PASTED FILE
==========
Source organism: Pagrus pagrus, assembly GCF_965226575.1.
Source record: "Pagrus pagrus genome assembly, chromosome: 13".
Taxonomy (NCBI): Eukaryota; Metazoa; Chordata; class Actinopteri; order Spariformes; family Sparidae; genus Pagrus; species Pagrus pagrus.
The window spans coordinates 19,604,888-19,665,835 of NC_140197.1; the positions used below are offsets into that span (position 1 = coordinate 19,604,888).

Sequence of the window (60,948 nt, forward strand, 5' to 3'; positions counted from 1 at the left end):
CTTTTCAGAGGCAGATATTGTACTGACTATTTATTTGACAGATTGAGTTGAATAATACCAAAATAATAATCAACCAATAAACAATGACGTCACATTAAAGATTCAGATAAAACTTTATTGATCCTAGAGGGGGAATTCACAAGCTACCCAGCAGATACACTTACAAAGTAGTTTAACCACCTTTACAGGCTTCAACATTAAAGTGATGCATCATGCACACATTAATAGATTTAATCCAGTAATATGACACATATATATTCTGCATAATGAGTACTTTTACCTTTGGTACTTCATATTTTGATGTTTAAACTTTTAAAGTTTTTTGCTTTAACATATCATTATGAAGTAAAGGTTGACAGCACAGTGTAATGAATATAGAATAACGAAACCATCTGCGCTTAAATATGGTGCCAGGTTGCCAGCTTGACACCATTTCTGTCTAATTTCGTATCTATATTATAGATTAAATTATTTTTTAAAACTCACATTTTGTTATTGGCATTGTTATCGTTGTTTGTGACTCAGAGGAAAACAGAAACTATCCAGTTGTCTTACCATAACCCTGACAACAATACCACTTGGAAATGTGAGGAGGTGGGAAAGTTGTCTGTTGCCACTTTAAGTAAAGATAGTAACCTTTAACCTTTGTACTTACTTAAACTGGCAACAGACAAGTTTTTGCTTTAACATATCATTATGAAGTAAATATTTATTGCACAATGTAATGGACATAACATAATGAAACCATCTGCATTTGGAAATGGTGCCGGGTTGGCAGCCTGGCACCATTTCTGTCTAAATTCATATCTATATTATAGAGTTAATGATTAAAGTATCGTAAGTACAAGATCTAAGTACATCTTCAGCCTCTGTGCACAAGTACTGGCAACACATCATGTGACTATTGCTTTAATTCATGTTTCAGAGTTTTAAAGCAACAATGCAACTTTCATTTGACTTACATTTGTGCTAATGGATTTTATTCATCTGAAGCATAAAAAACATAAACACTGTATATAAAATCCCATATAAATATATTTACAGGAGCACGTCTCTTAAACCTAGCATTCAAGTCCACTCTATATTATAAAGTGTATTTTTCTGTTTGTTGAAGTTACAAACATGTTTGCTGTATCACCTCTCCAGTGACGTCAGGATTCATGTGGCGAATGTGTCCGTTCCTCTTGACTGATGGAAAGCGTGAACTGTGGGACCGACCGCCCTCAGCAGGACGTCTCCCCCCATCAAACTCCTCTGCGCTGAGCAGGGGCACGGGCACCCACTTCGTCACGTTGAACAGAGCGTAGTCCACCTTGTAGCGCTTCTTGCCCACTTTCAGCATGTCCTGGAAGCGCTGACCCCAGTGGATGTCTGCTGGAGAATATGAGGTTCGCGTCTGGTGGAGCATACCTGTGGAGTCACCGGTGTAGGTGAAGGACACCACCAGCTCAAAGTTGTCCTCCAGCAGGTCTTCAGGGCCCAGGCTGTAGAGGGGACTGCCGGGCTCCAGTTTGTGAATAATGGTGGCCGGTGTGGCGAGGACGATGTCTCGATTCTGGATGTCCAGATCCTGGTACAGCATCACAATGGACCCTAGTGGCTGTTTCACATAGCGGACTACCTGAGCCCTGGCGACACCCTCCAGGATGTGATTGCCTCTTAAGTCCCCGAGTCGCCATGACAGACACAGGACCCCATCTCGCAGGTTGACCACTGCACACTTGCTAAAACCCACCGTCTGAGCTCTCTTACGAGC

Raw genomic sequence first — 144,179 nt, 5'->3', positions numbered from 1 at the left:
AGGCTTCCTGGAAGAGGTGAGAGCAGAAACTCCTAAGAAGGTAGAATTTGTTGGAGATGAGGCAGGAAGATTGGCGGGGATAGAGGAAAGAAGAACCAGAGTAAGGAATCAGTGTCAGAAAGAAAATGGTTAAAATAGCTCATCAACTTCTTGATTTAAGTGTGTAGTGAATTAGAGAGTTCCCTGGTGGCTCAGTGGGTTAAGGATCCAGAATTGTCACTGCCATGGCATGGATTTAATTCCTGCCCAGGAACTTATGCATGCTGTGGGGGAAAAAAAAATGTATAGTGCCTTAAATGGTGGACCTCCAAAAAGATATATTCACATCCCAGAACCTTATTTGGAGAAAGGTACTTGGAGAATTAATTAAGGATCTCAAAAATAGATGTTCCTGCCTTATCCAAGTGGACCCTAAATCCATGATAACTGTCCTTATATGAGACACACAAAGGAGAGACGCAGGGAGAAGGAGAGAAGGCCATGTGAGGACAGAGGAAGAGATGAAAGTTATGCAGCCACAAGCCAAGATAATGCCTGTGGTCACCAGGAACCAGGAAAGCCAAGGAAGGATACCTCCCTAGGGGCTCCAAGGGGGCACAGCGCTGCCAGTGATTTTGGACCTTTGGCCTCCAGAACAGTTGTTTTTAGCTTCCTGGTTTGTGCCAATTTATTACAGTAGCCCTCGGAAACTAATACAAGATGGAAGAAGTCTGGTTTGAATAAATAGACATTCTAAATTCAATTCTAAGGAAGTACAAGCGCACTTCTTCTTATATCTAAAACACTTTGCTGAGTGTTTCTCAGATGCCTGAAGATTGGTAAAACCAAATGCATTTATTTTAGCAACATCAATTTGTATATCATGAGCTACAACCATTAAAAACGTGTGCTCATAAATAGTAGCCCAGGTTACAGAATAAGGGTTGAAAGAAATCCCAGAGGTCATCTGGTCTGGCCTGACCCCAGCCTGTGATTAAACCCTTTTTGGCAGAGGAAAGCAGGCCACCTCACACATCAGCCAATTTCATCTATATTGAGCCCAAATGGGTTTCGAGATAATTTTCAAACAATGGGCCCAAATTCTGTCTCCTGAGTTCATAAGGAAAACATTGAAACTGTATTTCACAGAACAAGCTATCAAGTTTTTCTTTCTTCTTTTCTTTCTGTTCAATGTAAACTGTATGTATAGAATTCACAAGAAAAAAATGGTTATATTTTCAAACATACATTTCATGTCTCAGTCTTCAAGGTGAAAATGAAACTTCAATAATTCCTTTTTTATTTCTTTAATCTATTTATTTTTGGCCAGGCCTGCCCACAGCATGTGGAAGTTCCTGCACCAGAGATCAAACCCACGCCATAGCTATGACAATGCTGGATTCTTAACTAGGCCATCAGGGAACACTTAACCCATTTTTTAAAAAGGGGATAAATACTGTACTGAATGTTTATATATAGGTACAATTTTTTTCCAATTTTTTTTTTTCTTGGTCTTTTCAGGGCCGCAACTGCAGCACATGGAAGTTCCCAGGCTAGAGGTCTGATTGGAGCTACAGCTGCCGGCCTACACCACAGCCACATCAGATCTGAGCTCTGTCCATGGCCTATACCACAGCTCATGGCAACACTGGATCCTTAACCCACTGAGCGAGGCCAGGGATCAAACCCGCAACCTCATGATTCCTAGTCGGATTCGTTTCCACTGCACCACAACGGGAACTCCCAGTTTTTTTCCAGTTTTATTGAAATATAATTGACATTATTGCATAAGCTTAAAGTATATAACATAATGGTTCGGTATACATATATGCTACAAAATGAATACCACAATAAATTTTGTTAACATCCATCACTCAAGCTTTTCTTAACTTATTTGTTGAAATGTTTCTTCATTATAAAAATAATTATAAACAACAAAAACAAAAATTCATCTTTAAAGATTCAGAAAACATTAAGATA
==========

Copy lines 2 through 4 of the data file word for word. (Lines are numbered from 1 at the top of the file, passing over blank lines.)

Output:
Source record: "Pagrus pagrus genome assembly, chromosome: 13".
Taxonomy (NCBI): Eukaryota; Metazoa; Chordata; class Actinopteri; order Spariformes; family Sparidae; genus Pagrus; species Pagrus pagrus.
The window spans coordinates 19,604,888-19,665,835 of NC_140197.1; the positions used below are offsets into that span (position 1 = coordinate 19,604,888).